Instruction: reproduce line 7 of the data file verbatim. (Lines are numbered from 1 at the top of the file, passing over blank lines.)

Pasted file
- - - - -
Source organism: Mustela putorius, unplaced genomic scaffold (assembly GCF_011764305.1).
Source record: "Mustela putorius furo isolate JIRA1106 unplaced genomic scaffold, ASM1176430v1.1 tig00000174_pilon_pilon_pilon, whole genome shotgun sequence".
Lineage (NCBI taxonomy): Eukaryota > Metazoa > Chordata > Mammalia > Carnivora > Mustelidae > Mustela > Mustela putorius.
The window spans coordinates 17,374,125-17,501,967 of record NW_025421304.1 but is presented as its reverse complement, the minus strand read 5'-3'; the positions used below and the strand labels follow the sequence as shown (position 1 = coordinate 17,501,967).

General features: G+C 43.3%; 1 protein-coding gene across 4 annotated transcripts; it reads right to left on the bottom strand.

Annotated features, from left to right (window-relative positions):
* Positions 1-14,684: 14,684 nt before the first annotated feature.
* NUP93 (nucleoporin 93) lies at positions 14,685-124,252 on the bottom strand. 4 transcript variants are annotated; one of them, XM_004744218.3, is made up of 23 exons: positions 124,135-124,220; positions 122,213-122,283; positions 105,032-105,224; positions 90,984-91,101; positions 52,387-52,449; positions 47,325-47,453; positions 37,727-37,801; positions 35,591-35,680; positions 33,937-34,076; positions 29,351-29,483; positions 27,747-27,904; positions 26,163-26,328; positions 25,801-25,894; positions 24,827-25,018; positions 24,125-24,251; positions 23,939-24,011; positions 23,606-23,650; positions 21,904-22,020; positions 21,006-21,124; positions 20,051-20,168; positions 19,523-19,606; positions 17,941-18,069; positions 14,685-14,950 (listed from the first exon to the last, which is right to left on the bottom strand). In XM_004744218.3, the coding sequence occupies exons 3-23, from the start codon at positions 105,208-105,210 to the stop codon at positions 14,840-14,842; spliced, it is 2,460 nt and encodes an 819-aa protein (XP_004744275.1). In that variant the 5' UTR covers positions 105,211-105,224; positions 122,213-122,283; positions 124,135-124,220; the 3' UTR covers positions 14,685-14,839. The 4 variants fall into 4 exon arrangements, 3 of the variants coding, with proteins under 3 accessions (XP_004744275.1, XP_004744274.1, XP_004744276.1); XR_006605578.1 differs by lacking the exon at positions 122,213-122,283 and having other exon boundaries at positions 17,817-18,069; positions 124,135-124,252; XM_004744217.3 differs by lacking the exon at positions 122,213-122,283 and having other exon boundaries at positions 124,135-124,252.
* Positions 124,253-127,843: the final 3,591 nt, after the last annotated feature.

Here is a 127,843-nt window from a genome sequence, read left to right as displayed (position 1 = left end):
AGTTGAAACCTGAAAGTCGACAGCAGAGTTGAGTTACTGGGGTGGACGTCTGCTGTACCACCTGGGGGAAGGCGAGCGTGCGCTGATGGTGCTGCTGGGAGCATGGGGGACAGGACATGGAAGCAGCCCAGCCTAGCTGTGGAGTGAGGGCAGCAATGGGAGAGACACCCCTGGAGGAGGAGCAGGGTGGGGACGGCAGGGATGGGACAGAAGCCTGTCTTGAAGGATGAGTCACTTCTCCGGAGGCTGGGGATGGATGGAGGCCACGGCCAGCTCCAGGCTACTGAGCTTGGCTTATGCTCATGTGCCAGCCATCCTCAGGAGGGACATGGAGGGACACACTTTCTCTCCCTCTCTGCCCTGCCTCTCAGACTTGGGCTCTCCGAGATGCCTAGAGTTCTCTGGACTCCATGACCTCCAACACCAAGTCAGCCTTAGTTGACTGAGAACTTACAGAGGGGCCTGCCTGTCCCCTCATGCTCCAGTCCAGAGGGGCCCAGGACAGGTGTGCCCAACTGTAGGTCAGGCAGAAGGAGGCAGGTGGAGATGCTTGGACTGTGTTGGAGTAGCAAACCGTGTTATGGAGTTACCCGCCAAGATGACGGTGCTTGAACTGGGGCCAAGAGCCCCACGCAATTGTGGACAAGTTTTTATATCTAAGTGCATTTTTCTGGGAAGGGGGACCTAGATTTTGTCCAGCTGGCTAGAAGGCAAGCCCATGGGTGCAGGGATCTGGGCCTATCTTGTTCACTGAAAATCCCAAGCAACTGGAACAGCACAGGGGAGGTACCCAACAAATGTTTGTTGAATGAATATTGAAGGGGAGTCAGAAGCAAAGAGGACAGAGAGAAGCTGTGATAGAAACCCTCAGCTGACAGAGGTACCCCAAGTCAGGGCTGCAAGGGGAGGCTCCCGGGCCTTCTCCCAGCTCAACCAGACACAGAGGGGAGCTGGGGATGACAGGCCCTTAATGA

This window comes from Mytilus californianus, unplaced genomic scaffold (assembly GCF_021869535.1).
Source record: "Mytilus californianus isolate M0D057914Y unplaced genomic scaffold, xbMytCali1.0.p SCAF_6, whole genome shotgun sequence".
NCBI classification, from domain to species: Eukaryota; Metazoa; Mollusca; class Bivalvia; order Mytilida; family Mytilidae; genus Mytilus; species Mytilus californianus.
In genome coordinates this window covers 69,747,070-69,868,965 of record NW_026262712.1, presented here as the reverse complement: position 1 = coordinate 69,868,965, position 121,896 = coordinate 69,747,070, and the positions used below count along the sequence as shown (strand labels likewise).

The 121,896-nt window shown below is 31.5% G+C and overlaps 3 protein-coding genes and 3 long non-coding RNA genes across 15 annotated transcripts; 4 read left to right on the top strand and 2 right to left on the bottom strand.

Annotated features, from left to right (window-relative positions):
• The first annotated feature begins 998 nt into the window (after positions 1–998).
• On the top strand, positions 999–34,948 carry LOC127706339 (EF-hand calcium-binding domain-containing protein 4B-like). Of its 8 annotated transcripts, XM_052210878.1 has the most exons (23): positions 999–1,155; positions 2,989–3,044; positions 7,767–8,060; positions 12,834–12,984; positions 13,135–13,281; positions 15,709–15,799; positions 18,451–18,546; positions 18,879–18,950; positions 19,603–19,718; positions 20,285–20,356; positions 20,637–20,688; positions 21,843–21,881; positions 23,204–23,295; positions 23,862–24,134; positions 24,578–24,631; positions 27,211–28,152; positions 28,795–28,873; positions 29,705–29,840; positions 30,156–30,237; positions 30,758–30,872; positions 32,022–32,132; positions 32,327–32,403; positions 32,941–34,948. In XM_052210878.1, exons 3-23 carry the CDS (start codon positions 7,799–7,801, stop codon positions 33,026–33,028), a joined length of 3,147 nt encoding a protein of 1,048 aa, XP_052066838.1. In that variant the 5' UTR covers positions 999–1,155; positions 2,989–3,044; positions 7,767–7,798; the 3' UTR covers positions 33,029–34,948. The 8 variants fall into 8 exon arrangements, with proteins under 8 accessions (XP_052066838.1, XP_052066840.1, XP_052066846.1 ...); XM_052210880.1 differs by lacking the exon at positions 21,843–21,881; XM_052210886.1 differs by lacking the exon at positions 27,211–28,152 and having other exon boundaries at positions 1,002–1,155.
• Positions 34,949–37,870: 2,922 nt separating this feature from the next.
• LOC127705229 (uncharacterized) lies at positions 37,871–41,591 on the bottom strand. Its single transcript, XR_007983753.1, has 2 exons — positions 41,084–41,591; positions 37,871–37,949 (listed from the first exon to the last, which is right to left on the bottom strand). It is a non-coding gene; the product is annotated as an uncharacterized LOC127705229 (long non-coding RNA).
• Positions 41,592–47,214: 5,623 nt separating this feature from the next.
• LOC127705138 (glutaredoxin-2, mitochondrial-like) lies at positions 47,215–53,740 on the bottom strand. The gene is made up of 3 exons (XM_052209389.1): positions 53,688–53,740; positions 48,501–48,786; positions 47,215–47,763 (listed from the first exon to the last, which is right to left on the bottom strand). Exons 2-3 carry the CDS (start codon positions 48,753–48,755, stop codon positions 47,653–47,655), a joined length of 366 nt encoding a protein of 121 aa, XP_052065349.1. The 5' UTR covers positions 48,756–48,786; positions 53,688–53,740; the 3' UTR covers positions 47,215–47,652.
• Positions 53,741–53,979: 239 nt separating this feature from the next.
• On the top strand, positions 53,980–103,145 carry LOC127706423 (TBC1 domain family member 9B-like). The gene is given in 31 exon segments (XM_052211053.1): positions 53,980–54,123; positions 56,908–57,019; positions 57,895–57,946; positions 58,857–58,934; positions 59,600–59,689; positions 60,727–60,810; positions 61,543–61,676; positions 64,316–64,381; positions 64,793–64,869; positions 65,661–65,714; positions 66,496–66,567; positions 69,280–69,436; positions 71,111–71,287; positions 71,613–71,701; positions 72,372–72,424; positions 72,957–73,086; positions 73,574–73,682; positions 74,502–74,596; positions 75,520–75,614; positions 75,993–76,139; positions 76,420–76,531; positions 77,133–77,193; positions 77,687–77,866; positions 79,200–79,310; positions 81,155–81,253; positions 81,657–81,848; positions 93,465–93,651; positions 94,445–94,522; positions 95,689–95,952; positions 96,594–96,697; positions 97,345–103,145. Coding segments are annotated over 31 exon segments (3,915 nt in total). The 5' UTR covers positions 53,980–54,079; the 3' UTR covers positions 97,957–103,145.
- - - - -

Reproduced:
* Positions 1-14,684: 14,684 nt before the first annotated feature.